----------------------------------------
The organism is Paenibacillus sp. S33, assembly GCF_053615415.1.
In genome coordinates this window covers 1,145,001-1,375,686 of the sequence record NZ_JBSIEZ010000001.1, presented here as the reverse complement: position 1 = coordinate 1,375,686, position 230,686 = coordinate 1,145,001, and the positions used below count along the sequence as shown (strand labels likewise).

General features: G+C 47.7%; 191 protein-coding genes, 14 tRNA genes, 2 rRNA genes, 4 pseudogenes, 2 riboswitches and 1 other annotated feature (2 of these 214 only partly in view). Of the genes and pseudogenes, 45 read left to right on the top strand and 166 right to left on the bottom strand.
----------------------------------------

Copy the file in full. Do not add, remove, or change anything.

The organism is Paenibacillus sp. S33, assembly GCF_053615415.1.
In genome coordinates this window covers 1,145,001-1,375,686 of the sequence record NZ_JBSIEZ010000001.1, presented here as the reverse complement: position 1 = coordinate 1,375,686, position 230,686 = coordinate 1,145,001, and the positions used below count along the sequence as shown (strand labels likewise).

General features: G+C 47.7%; 191 protein-coding genes, 14 tRNA genes, 2 rRNA genes, 4 pseudogenes, 2 riboswitches and 1 other annotated feature (2 of these 214 only partly in view). Of the genes and pseudogenes, 45 read left to right on the top strand and 166 right to left on the bottom strand.